Philippine Supreme Court Jurisprudence


Philippine Supreme Court Jurisprudence > Year 1976 > August 1976 Decisions > A.C. No. 1418 August 31, 1976 - JOSE MISAMIN v. MIGUEL A. SAN JUAN:




PHILIPPINE SUPREME COURT DECISIONS

SECOND DIVISION

[A.C. No. 1418. August 31, 1976.]

JOSE MISAMIN, Complainant, v. ATTORNEY MIGUEL A. SAN JUAN, Respondent.


R E S O L U T I O N


FERNANDO, J.:


It certainly fails to reflect credit on a captain in the Metro Manila Police force and a member of the bar, respondent Miguel A. San Juan, to be charged with being the legal representative of certain establishments allegedly owned by Filipinos of Chinese descent and, what is worse, with coercing an employee, complainant Jose Misamin, to agree to drop the charges filed by him against his employer Tan Hua, owner of New Cesar’s Bakery, for the violation of the Minimum Wage Law. There was a denial on the part of Respondent. The matter was referred to the Office of the Solicitor-General for investigation, report and recommendation. Thereafter, it would seem there was a change of heart on the part of complainant. That could very well be the explanation for the non-appearance of the lawyer employed by him at the scheduled hearings. The efforts of the Solicitor-General to get at the bottom of things were thus set at naught. Under the circumstances, the outcome of such referral was to be expected. For the law is rather exacting in its requirement that there be competent and adequate proof to make out a case for malpractice. Necessarily, the recommendation was one of the complaints being dismissed. This is one of those instances then where this Court is left with hardly any choice. Respondent cannot be found guilty of malpractice.

Respondent, as noted in the Report of the Solicitor-General, "admits having appeared as counsel for the New Cesar’s Bakery in the proceeding before the NLRC while he held office as captain in the Manila Metropolitan Police. However, he contends that the law did not prohibit him from such isolated exercise of his profession. He contends that his appearance as counsel, while holding a government position, is not among the grounds provided by the Rules of Court for the suspension or removal of attorneys. The respondent also denies having conspired with the complainant Misamin’s attorney in the NLRC proceeding in order to trick the complainant into signing an admission that he had been paid his separation pay. Likewise, the respondent denies giving illegal protection to members of the Chinese community in Sta. Cruz, Manila." 1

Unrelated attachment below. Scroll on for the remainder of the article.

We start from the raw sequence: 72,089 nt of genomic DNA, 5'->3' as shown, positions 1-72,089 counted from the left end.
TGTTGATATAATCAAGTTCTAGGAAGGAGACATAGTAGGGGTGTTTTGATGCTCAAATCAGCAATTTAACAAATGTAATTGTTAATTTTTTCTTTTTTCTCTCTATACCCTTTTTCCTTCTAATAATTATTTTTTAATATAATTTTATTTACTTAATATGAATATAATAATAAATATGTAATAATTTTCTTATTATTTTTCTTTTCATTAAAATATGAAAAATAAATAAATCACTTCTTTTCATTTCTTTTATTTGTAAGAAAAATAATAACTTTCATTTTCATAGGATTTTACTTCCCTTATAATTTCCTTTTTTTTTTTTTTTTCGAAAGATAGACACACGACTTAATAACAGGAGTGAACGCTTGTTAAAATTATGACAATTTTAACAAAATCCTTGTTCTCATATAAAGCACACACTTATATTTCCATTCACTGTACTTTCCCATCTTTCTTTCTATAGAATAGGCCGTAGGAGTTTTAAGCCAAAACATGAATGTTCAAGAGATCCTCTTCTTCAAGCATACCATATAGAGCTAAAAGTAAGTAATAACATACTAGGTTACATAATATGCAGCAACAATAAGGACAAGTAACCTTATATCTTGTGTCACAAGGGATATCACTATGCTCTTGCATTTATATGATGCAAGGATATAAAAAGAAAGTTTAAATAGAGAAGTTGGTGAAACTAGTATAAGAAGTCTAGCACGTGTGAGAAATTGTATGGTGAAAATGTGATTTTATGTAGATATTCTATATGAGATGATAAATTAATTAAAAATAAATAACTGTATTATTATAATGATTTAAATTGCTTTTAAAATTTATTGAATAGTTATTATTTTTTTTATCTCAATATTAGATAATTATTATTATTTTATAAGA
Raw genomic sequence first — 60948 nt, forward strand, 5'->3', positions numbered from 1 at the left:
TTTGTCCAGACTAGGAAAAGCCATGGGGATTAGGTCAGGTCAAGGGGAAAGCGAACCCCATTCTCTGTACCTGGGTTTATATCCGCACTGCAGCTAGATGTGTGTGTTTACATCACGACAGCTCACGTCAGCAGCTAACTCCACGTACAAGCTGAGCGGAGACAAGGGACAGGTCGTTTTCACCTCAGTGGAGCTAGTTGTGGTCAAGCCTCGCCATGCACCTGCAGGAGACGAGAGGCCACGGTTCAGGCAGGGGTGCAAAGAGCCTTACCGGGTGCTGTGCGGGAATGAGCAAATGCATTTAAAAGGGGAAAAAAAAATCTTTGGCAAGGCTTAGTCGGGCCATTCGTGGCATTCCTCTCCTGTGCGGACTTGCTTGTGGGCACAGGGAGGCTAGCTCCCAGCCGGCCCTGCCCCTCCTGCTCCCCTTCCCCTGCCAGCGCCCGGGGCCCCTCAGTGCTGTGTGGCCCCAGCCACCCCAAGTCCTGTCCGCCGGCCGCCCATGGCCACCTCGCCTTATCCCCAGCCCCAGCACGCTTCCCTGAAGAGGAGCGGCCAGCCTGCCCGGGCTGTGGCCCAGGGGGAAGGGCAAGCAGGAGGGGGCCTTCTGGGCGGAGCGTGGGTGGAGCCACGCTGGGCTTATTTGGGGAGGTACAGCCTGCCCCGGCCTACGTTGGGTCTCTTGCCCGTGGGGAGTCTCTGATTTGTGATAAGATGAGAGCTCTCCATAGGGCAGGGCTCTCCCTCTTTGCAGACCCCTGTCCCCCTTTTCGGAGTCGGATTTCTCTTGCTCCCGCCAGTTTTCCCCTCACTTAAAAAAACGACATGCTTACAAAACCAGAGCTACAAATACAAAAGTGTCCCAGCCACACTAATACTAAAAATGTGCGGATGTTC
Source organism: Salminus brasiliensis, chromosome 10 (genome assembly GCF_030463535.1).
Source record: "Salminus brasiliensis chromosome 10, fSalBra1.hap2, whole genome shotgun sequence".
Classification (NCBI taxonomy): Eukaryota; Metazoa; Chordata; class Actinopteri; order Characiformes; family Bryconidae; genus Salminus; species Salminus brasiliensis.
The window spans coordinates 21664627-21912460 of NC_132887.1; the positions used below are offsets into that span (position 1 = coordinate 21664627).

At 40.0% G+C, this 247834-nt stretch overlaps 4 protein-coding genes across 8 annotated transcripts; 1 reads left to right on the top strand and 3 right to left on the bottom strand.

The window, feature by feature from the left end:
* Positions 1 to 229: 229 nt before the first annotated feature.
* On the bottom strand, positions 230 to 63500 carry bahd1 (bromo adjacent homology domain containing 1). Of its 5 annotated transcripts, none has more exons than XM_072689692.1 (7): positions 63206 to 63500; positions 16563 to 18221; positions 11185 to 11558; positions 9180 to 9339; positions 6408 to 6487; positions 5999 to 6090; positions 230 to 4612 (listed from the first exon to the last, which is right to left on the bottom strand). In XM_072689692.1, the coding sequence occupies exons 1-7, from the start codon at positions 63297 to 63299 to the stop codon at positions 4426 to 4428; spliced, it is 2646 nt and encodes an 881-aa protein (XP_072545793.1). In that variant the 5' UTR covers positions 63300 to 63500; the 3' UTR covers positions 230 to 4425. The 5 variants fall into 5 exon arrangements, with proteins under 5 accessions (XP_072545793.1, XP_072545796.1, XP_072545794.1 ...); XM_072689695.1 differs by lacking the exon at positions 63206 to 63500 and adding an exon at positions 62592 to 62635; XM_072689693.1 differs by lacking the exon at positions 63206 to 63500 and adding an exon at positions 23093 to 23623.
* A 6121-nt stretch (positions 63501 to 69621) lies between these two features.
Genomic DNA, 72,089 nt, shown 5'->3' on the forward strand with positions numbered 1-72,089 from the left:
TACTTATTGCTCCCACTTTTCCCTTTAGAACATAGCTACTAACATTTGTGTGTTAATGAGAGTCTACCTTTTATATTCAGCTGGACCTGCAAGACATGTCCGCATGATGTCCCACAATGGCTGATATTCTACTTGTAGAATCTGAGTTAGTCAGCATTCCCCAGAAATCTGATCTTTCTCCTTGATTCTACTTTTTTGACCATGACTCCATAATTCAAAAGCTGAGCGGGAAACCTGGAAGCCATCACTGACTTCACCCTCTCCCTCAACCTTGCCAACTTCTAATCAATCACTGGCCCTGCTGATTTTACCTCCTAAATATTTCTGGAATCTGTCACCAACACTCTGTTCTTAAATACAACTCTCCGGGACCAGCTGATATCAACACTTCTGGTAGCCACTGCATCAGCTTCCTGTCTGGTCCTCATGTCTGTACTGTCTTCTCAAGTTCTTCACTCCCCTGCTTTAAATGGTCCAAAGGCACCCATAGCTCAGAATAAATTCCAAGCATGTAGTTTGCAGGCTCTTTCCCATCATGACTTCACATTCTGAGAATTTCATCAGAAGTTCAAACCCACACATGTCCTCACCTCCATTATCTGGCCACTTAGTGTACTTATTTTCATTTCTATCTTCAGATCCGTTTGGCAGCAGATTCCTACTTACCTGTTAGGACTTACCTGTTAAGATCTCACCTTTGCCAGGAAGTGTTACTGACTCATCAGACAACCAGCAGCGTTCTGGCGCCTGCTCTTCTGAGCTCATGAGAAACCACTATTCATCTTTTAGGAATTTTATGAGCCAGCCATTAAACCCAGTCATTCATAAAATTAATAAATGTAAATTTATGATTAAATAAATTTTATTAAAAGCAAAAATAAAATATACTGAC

Then came a detailed account in such Report of the proceedings: "Pursuant to the resolution of this Honorable Court of March 21, 1975, the Solicitor General’s Office set the case for investigation on July 2 and 3, 1975. The counsel for the complainant failed to appear, and the investigation was reset to August 15, 1975. At the latter date, the same counsel for complainant was absent. In both instances, the said counsel did not file written motion for postponement but merely sent the complainant to explain the reason for his absence. When the case was again called for hearing on October 16, 1975, counsel for complainant failed once more to appear. The complainant who was present explained that his lawyer was busy ‘preparing an affidavit in the Court of First Instance of Manila.’ When asked if he was willing to proceed with the hearing in the absence of his counsel, the complainant declared, apparently without any prodding, that he wished his complaint withdrawn. He explained that he brought the present action in an outburst of anger believing that the respondent San Juan took active part in the unjust dismissal of his complaint with the NLRC. The complainant added that after reexamining his case, he believed the respondent to be without fault and a truly good person." 2